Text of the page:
Avalanches above, business continues below /
Did I ever tell you the story about / [scratch]
Cowboys / mi–mi–midgets / and / the indians / and / Fron–Frontier Psychiatrist /
I – I – I felt strangely hypnotised / [scratch]
I was in another world, a world of / 20–[scratch]–20.000 girls /
And milk! / and rectangles / to an optometrist / the man with the golden / eyeball /
And tighten your buttocks / pour juice on your chin /
I promised my girlfriend I’d / hit the violin–violin–violin–violin…
[into Walton’s Spitfire Fugue]
Similar sampling techniques have been used by the satirical video artist duo Cassetteboy, inspired by analogue tape-cutting techniques rather than turntable scratching. Their work consists of reconstructed speeches by one orator, constructed of samples taken from multiple speeches by that person. They may construct these artificial speeches on a musical framework, for example to make alternative lyrics for a pop song (see this example Gettin’ piggy with it, a cover version of Will Smith’s Gettin’ jiggy wit it). Or they construct speeches without such musical backing, but mimicking natural speech rhythms so carefully that the editing joins are sometimes undetectable (see the this video from the Cassetteboy remix the news series).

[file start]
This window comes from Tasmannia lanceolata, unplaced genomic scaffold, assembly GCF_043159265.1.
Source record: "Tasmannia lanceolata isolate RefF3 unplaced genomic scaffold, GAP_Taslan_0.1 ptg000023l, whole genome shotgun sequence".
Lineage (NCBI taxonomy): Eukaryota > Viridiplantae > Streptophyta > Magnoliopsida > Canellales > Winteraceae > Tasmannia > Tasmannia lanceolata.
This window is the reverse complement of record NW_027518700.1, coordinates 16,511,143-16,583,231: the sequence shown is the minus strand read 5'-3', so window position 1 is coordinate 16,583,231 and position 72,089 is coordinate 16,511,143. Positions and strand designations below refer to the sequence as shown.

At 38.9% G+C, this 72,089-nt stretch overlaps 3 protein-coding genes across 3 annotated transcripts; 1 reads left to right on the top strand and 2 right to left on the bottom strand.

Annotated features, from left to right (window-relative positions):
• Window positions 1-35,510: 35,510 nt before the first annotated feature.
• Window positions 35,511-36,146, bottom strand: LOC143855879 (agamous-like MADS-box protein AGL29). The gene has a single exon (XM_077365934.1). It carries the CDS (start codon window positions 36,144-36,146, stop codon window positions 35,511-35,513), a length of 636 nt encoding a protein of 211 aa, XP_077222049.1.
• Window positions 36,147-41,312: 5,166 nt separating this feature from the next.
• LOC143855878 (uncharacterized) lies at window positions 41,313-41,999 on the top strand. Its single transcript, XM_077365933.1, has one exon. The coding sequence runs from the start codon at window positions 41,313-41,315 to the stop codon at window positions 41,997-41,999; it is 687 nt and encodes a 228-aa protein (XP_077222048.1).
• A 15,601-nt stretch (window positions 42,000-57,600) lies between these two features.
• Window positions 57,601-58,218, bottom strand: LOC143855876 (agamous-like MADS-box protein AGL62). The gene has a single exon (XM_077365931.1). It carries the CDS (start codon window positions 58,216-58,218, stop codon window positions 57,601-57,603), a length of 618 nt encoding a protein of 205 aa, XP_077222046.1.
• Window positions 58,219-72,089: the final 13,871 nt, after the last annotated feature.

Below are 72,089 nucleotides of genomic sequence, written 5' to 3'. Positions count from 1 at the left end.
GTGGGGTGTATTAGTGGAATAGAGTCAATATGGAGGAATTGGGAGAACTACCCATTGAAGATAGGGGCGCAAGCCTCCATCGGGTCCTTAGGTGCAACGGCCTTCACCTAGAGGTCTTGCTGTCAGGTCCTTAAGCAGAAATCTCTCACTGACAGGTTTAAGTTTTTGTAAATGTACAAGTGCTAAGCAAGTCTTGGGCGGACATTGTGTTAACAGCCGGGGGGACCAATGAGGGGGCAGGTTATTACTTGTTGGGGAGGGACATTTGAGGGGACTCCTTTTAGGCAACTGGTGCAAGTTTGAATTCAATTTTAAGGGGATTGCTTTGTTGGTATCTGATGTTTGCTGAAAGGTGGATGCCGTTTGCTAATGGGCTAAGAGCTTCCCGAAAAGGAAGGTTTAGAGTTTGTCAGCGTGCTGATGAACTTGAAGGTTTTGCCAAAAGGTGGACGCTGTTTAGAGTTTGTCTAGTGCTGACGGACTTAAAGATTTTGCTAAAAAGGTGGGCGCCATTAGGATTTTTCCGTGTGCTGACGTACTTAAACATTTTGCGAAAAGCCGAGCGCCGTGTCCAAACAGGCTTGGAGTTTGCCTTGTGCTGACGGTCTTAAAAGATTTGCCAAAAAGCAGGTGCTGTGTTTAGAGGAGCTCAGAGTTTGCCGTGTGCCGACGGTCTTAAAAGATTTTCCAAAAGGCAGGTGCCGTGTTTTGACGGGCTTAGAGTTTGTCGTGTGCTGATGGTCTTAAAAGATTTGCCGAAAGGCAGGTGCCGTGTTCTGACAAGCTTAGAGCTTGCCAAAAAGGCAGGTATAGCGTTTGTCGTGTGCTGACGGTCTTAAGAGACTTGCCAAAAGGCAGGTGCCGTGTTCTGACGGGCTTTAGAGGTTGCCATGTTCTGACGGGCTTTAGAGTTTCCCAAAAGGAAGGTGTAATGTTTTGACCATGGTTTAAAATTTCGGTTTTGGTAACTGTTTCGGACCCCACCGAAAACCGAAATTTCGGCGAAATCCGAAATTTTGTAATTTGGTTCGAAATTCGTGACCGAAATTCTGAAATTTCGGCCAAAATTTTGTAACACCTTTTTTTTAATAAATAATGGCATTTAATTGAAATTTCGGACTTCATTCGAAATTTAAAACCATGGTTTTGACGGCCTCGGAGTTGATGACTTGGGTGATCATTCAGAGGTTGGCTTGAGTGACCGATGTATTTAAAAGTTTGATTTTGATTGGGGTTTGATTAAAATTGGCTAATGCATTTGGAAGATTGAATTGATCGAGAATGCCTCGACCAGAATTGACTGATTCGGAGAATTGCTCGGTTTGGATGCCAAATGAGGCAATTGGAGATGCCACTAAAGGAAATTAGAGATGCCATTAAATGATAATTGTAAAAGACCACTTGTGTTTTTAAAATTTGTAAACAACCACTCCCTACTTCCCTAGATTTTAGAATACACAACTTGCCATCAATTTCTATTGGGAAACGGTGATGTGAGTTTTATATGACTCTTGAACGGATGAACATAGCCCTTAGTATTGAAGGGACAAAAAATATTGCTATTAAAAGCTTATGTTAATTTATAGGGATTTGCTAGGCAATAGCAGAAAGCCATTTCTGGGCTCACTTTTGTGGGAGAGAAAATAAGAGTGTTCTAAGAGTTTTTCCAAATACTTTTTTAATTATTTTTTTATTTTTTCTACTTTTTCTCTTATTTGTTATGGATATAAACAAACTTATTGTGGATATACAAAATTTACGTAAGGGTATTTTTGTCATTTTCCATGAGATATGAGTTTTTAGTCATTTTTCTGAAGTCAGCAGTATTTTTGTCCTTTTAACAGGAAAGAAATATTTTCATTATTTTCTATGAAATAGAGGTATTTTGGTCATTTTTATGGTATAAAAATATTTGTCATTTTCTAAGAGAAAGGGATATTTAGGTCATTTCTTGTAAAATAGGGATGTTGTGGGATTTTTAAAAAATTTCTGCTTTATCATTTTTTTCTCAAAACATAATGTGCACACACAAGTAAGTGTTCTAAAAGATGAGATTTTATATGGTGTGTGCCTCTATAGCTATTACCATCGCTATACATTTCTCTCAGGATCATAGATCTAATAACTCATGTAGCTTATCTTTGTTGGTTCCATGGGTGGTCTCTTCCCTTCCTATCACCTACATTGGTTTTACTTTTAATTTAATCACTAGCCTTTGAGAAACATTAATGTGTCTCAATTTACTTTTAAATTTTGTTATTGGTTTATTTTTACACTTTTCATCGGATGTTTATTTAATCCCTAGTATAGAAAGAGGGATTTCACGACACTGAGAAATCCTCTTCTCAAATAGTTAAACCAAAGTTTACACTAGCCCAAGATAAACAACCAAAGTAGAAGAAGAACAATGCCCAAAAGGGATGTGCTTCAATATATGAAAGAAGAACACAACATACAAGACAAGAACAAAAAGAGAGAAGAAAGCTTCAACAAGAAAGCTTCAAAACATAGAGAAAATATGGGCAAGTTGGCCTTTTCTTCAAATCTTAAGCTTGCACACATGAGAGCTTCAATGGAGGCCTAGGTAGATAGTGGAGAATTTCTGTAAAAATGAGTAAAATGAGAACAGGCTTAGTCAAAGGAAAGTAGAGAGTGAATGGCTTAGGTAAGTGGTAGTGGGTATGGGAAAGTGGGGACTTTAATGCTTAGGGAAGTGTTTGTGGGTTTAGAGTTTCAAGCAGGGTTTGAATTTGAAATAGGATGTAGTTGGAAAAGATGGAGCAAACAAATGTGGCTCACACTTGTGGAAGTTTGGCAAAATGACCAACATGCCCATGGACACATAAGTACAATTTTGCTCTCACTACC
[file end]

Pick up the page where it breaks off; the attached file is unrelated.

1.1. Research Objectives
The discussion above has outlined how my practice and the work of other artists have involved spoken word, using various techniques for both live performance and pre-recorded material. These techniques will be extended into opera – a new direction for my own practice – to address the following research objectives.
- To explore techniques to incorporate spoken text into opera, both live and pre-recorded:
- Voiceover techniques;
- ‘Stream-of-consciousness’ – Fragmentation, repetition, re-ordering, imitation, collage;
- To incorporate speech into sung lines.
- To explore visually-presented text in opera, placing it within a musical framework.
(A discussion of others’ work in the field of visually-presented text and music will be discussed in Chapter 8 – Percussion Dialogues.)
- To explore the dramaturgical implications of these two objectives.
These objectives ultimately contribute to the overall objective discussed at the beginning of this chapter: to make an opera that has semantic/linguistic immediacy, and where the source text is equally present alongside the music.
These research objectives guided the choice of source text for this opera, Sarah Kane’s 4.48 Psychosis. Since the objectives above have an impact on dramaturgy, the next chapter will explain this choice of source text and give a brief analysis of it.